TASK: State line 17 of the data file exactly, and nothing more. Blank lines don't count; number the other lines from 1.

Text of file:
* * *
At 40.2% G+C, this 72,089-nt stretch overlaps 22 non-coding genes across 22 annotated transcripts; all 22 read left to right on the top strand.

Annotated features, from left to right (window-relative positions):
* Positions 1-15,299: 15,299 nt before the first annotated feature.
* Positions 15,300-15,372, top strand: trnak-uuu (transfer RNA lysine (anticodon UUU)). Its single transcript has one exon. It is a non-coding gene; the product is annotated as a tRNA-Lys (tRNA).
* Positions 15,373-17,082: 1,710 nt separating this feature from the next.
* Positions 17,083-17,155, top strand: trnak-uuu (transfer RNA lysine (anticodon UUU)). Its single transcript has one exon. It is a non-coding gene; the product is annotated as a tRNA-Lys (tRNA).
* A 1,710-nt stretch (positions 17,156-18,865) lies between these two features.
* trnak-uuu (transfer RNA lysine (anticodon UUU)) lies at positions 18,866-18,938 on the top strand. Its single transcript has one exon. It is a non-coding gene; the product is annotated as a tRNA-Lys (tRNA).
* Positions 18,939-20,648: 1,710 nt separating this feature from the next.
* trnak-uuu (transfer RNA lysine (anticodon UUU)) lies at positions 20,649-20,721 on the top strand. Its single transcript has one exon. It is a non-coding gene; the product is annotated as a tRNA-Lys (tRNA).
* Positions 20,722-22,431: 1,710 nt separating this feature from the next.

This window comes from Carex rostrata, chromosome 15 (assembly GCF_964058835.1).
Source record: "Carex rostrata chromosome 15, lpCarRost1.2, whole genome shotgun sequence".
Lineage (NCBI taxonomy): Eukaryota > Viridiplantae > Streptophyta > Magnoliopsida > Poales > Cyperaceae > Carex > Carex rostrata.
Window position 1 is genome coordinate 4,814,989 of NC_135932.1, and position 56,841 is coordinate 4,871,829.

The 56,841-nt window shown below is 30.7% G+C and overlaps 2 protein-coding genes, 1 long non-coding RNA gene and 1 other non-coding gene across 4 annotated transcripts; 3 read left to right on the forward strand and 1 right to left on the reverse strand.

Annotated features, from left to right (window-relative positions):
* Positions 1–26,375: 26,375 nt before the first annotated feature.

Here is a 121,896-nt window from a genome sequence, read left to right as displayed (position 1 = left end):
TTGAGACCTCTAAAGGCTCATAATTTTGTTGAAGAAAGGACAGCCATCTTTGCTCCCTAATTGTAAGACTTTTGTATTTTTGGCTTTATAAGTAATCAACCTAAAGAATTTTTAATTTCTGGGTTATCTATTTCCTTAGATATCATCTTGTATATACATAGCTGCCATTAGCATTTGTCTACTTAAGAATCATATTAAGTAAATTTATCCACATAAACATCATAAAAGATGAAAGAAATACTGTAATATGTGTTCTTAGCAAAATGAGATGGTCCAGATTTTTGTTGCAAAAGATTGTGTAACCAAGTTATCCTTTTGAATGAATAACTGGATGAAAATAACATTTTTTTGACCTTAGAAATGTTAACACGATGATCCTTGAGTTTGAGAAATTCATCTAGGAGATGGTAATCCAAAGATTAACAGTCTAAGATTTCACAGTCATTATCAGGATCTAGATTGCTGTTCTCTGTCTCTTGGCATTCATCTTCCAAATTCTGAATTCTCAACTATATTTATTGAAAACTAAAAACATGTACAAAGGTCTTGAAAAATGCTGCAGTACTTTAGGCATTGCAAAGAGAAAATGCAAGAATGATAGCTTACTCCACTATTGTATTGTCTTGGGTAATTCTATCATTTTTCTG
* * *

Annotated features, from left to right (window-relative positions):